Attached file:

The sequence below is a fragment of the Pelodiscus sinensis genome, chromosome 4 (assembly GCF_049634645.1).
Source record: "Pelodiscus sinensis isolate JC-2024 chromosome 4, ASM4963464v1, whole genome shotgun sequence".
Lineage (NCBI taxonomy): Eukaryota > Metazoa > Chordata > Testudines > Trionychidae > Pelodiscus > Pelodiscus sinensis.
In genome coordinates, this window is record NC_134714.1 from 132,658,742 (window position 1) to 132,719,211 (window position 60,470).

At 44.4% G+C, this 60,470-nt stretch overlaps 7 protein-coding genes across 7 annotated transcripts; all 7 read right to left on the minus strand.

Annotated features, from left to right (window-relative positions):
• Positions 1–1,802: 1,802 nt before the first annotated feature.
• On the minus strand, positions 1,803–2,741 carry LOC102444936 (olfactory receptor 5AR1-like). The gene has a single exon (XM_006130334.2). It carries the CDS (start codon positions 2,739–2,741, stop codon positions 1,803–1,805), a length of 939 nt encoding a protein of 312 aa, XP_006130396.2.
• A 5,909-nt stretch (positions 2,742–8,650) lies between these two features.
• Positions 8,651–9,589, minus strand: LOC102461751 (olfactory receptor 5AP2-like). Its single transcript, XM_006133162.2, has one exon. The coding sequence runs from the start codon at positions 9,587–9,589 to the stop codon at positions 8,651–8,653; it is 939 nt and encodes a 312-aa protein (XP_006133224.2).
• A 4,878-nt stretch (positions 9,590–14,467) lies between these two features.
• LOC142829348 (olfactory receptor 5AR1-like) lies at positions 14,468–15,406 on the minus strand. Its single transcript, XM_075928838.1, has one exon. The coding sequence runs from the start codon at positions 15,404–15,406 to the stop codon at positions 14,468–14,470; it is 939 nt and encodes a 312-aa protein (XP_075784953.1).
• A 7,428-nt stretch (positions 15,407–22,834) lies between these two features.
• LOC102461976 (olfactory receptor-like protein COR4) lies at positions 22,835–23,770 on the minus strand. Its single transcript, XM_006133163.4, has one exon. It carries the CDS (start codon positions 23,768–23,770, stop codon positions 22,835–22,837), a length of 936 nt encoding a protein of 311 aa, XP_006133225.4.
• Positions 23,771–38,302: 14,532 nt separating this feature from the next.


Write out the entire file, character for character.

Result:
The sequence below is a fragment of the Pelodiscus sinensis genome, chromosome 4 (assembly GCF_049634645.1).
Source record: "Pelodiscus sinensis isolate JC-2024 chromosome 4, ASM4963464v1, whole genome shotgun sequence".
Lineage (NCBI taxonomy): Eukaryota > Metazoa > Chordata > Testudines > Trionychidae > Pelodiscus > Pelodiscus sinensis.
In genome coordinates, this window is record NC_134714.1 from 132,658,742 (window position 1) to 132,719,211 (window position 60,470).

At 44.4% G+C, this 60,470-nt stretch overlaps 7 protein-coding genes across 7 annotated transcripts; all 7 read right to left on the minus strand.

Annotated features, from left to right (window-relative positions):
• Positions 1–1,802: 1,802 nt before the first annotated feature.
• On the minus strand, positions 1,803–2,741 carry LOC102444936 (olfactory receptor 5AR1-like). The gene has a single exon (XM_006130334.2). It carries the CDS (start codon positions 2,739–2,741, stop codon positions 1,803–1,805), a length of 939 nt encoding a protein of 312 aa, XP_006130396.2.
• A 5,909-nt stretch (positions 2,742–8,650) lies between these two features.
• Positions 8,651–9,589, minus strand: LOC102461751 (olfactory receptor 5AP2-like). Its single transcript, XM_006133162.2, has one exon. The coding sequence runs from the start codon at positions 9,587–9,589 to the stop codon at positions 8,651–8,653; it is 939 nt and encodes a 312-aa protein (XP_006133224.2).
• A 4,878-nt stretch (positions 9,590–14,467) lies between these two features.
• LOC142829348 (olfactory receptor 5AR1-like) lies at positions 14,468–15,406 on the minus strand. Its single transcript, XM_075928838.1, has one exon. The coding sequence runs from the start codon at positions 15,404–15,406 to the stop codon at positions 14,468–14,470; it is 939 nt and encodes a 312-aa protein (XP_075784953.1).
• A 7,428-nt stretch (positions 15,407–22,834) lies between these two features.
• LOC102461976 (olfactory receptor-like protein COR4) lies at positions 22,835–23,770 on the minus strand. Its single transcript, XM_006133163.4, has one exon. It carries the CDS (start codon positions 23,768–23,770, stop codon positions 22,835–22,837), a length of 936 nt encoding a protein of 311 aa, XP_006133225.4.
• Positions 23,771–38,302: 14,532 nt separating this feature from the next.